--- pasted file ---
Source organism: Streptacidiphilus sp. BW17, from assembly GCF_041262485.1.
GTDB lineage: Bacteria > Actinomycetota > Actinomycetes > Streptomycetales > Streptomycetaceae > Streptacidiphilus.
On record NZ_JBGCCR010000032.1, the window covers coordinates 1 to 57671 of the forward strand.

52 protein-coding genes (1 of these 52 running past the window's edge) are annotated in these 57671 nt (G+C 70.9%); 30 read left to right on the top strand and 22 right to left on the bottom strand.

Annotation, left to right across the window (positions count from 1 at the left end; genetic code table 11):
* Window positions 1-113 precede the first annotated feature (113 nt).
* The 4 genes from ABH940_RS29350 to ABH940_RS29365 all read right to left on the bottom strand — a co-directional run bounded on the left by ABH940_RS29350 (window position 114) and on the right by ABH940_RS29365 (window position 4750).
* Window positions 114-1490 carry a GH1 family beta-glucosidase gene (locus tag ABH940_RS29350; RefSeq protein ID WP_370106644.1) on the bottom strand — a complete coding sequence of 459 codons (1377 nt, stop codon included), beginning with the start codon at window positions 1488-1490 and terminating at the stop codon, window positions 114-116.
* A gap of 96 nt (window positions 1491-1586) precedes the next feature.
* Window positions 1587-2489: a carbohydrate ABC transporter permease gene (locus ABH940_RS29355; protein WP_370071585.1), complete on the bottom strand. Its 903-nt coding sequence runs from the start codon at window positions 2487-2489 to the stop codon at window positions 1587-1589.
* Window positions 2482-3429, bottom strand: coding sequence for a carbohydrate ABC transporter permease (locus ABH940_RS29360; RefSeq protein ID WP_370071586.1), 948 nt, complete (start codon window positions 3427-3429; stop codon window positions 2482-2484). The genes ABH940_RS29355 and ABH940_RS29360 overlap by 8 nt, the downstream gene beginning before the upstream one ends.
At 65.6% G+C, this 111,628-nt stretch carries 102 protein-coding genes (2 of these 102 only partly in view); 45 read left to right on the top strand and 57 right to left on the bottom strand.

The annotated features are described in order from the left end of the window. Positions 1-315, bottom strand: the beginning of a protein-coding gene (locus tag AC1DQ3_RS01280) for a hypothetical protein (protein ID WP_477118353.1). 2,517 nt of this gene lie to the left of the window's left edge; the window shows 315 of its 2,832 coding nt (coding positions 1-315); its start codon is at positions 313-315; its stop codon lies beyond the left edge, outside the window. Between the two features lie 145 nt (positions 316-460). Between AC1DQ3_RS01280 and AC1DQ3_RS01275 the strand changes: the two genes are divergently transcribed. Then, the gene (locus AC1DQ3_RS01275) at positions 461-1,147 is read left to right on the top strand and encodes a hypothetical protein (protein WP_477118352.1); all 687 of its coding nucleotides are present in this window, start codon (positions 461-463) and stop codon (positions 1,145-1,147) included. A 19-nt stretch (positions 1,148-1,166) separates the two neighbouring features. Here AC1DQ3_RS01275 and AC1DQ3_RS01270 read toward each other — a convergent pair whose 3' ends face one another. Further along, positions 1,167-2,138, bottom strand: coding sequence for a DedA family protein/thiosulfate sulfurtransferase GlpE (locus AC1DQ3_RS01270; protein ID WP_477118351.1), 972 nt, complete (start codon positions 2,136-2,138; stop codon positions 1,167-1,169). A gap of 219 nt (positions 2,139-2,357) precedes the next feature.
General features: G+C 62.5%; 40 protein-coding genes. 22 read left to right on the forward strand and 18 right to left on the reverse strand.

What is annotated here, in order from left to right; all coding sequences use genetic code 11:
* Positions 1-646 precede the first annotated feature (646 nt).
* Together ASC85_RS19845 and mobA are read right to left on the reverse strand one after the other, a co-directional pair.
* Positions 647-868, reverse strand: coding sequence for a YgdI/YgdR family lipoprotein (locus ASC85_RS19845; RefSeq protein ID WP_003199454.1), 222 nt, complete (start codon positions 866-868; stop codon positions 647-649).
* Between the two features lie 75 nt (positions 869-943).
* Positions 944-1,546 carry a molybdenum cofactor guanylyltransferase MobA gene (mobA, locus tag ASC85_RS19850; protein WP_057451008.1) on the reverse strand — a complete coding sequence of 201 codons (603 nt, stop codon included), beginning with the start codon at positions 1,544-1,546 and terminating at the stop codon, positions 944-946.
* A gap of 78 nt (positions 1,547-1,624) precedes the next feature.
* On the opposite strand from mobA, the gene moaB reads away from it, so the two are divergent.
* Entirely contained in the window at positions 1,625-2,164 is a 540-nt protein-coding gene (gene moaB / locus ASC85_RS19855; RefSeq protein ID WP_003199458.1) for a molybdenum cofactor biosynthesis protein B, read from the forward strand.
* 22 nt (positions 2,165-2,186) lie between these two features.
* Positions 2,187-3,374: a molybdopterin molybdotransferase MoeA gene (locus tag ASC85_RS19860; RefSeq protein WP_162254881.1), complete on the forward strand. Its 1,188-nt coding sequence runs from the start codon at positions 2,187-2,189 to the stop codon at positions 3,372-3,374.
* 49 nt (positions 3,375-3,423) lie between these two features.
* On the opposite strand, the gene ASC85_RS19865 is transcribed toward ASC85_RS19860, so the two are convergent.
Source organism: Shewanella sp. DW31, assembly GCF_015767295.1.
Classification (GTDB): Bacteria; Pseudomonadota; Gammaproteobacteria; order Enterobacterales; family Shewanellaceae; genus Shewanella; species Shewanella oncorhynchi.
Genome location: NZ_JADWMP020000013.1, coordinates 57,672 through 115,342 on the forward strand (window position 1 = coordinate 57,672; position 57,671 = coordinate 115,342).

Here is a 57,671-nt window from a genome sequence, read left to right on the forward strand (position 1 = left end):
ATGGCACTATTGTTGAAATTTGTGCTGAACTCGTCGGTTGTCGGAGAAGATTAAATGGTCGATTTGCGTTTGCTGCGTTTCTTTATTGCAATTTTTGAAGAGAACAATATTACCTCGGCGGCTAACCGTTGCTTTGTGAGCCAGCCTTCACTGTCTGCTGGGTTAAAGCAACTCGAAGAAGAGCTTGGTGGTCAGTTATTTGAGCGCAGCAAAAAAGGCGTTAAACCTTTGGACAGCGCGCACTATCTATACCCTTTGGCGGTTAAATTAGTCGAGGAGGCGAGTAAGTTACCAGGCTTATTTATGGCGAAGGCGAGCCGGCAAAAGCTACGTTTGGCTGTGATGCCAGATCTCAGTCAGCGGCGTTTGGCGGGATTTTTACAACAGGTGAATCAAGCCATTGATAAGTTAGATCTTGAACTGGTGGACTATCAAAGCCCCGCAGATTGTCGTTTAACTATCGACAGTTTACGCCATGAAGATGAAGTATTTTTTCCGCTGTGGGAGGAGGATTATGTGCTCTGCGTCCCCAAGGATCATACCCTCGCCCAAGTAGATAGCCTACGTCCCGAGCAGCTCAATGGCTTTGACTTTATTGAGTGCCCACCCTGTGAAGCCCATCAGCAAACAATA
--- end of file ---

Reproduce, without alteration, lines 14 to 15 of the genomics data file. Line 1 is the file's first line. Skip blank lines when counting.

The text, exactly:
General features: G+C 62.5%; 40 protein-coding genes. 22 read left to right on the forward strand and 18 right to left on the reverse strand.

What is annotated here, in order from left to right; all coding sequences use genetic code 11: